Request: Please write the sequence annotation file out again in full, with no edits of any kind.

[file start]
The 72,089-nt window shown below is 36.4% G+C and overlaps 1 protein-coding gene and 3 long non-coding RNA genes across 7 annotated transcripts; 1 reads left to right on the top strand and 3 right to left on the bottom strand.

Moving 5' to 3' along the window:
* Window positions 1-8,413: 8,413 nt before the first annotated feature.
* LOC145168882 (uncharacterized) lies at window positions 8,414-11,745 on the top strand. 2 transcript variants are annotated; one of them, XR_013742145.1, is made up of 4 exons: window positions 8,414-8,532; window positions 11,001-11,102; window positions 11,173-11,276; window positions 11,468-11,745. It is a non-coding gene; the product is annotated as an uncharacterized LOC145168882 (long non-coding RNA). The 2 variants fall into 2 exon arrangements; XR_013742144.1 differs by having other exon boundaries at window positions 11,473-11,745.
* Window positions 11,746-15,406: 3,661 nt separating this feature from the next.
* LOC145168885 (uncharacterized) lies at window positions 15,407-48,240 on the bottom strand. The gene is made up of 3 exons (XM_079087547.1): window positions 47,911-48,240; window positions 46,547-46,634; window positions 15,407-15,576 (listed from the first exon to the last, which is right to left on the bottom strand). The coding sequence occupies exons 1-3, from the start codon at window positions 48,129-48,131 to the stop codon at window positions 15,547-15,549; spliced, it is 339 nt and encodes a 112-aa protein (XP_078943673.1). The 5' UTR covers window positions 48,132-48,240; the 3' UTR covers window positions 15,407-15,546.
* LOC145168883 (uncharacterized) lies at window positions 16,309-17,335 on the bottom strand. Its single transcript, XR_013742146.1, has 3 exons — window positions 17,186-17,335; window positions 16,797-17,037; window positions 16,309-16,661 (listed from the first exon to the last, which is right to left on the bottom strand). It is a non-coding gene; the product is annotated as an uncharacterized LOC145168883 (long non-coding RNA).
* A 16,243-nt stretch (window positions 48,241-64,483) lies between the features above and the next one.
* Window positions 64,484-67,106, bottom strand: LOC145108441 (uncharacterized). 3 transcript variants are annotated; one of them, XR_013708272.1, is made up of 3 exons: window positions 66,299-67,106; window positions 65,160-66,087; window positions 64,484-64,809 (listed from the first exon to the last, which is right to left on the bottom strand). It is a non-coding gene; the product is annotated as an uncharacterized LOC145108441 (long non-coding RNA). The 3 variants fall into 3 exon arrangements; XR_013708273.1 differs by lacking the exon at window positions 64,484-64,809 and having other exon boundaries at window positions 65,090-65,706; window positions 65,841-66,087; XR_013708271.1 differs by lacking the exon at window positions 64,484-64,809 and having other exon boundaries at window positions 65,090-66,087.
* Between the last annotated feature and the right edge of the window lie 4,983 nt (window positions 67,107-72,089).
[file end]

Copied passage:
The 72,089-nt window shown below is 36.4% G+C and overlaps 1 protein-coding gene and 3 long non-coding RNA genes across 7 annotated transcripts; 1 reads left to right on the top strand and 3 right to left on the bottom strand.

Moving 5' to 3' along the window:
* Window positions 1-8,413: 8,413 nt before the first annotated feature.
* LOC145168882 (uncharacterized) lies at window positions 8,414-11,745 on the top strand. 2 transcript variants are annotated; one of them, XR_013742145.1, is made up of 4 exons: window positions 8,414-8,532; window positions 11,001-11,102; window positions 11,173-11,276; window positions 11,468-11,745. It is a non-coding gene; the product is annotated as an uncharacterized LOC145168882 (long non-coding RNA). The 2 variants fall into 2 exon arrangements; XR_013742144.1 differs by having other exon boundaries at window positions 11,473-11,745.
* Window positions 11,746-15,406: 3,661 nt separating this feature from the next.
* LOC145168885 (uncharacterized) lies at window positions 15,407-48,240 on the bottom strand. The gene is made up of 3 exons (XM_079087547.1): window positions 47,911-48,240; window positions 46,547-46,634; window positions 15,407-15,576 (listed from the first exon to the last, which is right to left on the bottom strand). The coding sequence occupies exons 1-3, from the start codon at window positions 48,129-48,131 to the stop codon at window positions 15,547-15,549; spliced, it is 339 nt and encodes a 112-aa protein (XP_078943673.1). The 5' UTR covers window positions 48,132-48,240; the 3' UTR covers window positions 15,407-15,546.
* LOC145168883 (uncharacterized) lies at window positions 16,309-17,335 on the bottom strand. Its single transcript, XR_013742146.1, has 3 exons — window positions 17,186-17,335; window positions 16,797-17,037; window positions 16,309-16,661 (listed from the first exon to the last, which is right to left on the bottom strand). It is a non-coding gene; the product is annotated as an uncharacterized LOC145168883 (long non-coding RNA).
* A 16,243-nt stretch (window positions 48,241-64,483) lies between the features above and the next one.
* Window positions 64,484-67,106, bottom strand: LOC145108441 (uncharacterized). 3 transcript variants are annotated; one of them, XR_013708272.1, is made up of 3 exons: window positions 66,299-67,106; window positions 65,160-66,087; window positions 64,484-64,809 (listed from the first exon to the last, which is right to left on the bottom strand). It is a non-coding gene; the product is annotated as an uncharacterized LOC145108441 (long non-coding RNA). The 3 variants fall into 3 exon arrangements; XR_013708273.1 differs by lacking the exon at window positions 64,484-64,809 and having other exon boundaries at window positions 65,090-65,706; window positions 65,841-66,087; XR_013708271.1 differs by lacking the exon at window positions 64,484-64,809 and having other exon boundaries at window positions 65,090-66,087.
* Between the last annotated feature and the right edge of the window lie 4,983 nt (window positions 67,107-72,089).